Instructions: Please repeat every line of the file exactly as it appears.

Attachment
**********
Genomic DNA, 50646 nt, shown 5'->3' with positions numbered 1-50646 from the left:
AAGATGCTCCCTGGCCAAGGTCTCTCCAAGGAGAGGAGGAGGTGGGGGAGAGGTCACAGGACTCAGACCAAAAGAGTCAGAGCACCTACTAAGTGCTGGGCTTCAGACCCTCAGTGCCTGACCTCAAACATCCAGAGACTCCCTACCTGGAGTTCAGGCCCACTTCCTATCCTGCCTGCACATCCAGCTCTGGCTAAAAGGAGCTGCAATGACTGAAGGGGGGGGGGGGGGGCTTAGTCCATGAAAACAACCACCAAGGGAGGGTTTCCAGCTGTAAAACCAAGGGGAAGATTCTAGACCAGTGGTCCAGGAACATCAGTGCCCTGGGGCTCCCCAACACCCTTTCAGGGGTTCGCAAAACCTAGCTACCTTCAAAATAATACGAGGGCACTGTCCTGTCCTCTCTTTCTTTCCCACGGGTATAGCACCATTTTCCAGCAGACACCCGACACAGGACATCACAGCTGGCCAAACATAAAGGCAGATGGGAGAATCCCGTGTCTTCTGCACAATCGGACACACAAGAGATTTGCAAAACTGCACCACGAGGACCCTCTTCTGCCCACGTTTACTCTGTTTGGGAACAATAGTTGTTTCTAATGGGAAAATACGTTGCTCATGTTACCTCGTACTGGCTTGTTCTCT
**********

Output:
Genomic DNA, 50646 nt, shown 5'->3' with positions numbered 1-50646 from the left:
AAGATGCTCCCTGGCCAAGGTCTCTCCAAGGAGAGGAGGAGGTGGGGGAGAGGTCACAGGACTCAGACCAAAAGAGTCAGAGCACCTACTAAGTGCTGGGCTTCAGACCCTCAGTGCCTGACCTCAAACATCCAGAGACTCCCTACCTGGAGTTCAGGCCCACTTCCTATCCTGCCTGCACATCCAGCTCTGGCTAAAAGGAGCTGCAATGACTGAAGGGGGGGGGGGGGGGCTTAGTCCATGAAAACAACCACCAAGGGAGGGTTTCCAGCTGTAAAACCAAGGGGAAGATTCTAGACCAGTGGTCCAGGAACATCAGTGCCCTGGGGCTCCCCAACACCCTTTCAGGGGTTCGCAAAACCTAGCTACCTTCAAAATAATACGAGGGCACTGTCCTGTCCTCTCTTTCTTTCCCACGGGTATAGCACCATTTTCCAGCAGACACCCGACACAGGACATCACAGCTGGCCAAACATAAAGGCAGATGGGAGAATCCCGTGTCTTCTGCACAATCGGACACACAAGAGATTTGCAAAACTGCACCACGAGGACCCTCTTCTGCCCACGTTTACTCTGTTTGGGAACAATAGTTGTTTCTAATGGGAAAATACGTTGCTCATGTTACCTCGTACTGGCTTGTTCTCT